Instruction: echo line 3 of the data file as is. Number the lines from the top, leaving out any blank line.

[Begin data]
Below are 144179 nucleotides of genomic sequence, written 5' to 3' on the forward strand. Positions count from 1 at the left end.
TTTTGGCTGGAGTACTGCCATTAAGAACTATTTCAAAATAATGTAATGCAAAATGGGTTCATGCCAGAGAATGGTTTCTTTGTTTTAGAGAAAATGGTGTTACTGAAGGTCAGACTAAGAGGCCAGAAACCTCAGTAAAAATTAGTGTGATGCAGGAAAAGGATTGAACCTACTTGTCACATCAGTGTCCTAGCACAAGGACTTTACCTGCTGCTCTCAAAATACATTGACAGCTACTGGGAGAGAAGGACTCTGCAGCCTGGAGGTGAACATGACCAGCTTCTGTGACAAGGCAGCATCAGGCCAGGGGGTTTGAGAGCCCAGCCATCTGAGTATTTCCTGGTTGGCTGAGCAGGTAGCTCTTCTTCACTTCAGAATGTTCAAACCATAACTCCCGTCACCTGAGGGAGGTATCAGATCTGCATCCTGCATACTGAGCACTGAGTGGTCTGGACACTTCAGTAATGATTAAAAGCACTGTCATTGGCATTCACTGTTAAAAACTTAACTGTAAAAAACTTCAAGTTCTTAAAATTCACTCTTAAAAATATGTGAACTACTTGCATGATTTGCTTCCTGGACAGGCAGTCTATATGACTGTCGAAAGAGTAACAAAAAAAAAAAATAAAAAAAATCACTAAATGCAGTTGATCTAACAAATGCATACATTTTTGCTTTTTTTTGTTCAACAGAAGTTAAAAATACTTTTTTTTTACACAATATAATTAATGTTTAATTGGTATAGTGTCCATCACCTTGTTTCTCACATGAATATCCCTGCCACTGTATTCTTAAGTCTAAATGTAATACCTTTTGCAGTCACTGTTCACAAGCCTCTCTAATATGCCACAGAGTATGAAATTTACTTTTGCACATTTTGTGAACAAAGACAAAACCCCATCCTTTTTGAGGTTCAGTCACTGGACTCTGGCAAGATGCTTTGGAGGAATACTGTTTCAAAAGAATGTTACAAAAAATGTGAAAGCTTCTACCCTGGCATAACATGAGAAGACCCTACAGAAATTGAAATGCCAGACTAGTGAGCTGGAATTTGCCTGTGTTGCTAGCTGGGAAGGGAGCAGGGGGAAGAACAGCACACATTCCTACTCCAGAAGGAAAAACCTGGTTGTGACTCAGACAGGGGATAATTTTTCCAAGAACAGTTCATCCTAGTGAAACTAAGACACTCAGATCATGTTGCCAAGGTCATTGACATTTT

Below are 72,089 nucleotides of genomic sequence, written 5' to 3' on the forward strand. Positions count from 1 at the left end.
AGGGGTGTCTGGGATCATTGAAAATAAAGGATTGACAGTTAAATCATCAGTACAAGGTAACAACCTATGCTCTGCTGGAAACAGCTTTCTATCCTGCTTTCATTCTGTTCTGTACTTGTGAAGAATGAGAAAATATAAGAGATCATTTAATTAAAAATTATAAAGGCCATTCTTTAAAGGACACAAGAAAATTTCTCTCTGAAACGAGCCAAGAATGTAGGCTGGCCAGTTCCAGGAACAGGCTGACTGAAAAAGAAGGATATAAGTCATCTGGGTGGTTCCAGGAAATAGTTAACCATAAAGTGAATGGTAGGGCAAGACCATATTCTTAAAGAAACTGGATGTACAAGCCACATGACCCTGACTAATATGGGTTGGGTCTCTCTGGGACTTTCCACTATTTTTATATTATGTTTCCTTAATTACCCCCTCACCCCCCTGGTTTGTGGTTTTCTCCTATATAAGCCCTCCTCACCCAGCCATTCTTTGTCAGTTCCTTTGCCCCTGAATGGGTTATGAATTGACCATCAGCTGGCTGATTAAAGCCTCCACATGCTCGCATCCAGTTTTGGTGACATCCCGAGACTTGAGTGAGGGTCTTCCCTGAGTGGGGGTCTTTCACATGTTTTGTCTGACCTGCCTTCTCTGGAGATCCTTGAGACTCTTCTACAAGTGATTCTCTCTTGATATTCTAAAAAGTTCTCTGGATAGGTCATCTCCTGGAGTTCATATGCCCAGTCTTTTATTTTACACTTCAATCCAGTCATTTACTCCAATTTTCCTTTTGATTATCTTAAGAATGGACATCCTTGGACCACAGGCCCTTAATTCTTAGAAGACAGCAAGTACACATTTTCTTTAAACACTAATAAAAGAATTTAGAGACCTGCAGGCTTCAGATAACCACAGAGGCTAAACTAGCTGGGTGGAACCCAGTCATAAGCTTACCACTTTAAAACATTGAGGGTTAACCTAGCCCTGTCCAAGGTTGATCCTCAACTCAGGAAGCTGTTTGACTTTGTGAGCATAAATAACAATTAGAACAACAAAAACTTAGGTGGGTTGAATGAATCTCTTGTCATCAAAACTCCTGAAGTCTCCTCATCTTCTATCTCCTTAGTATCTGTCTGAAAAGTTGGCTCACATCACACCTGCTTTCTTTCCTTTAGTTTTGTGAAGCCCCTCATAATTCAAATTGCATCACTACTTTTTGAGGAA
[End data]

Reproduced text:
Below are 72,089 nucleotides of genomic sequence, written 5' to 3' on the forward strand. Positions count from 1 at the left end.